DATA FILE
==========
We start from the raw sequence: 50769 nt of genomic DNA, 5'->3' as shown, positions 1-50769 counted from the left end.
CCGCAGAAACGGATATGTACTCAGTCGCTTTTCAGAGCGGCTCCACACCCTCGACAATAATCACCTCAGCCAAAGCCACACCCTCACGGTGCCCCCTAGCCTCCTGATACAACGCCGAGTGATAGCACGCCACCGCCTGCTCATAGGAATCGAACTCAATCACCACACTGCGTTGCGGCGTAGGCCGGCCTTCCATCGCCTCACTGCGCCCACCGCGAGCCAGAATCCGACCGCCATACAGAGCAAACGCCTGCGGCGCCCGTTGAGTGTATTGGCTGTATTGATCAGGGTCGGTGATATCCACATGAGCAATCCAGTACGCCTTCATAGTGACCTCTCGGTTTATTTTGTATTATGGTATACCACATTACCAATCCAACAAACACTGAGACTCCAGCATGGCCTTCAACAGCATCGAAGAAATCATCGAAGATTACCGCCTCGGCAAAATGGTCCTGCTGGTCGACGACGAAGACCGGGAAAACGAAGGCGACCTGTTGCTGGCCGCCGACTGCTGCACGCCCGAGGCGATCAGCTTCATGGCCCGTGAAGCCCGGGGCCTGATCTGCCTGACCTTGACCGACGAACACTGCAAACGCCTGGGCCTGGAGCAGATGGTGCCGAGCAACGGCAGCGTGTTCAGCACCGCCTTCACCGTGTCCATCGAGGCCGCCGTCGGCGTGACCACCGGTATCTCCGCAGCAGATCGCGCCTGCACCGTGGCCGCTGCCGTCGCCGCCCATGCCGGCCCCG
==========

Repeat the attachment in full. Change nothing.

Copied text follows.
We start from the raw sequence: 50769 nt of genomic DNA, 5'->3' as shown, positions 1-50769 counted from the left end.
CCGCAGAAACGGATATGTACTCAGTCGCTTTTCAGAGCGGCTCCACACCCTCGACAATAATCACCTCAGCCAAAGCCACACCCTCACGGTGCCCCCTAGCCTCCTGATACAACGCCGAGTGATAGCACGCCACCGCCTGCTCATAGGAATCGAACTCAATCACCACACTGCGTTGCGGCGTAGGCCGGCCTTCCATCGCCTCACTGCGCCCACCGCGAGCCAGAATCCGACCGCCATACAGAGCAAACGCCTGCGGCGCCCGTTGAGTGTATTGGCTGTATTGATCAGGGTCGGTGATATCCACATGAGCAATCCAGTACGCCTTCATAGTGACCTCTCGGTTTATTTTGTATTATGGTATACCACATTACCAATCCAACAAACACTGAGACTCCAGCATGGCCTTCAACAGCATCGAAGAAATCATCGAAGATTACCGCCTCGGCAAAATGGTCCTGCTGGTCGACGACGAAGACCGGGAAAACGAAGGCGACCTGTTGCTGGCCGCCGACTGCTGCACGCCCGAGGCGATCAGCTTCATGGCCCGTGAAGCCCGGGGCCTGATCTGCCTGACCTTGACCGACGAACACTGCAAACGCCTGGGCCTGGAGCAGATGGTGCCGAGCAACGGCAGCGTGTTCAGCACCGCCTTCACCGTGTCCATCGAGGCCGCCGTCGGCGTGACCACCGGTATCTCCGCAGCAGATCGCGCCTGCACCGTGGCCGCTGCCGTCGCCGCCCATGCCGGCCCCG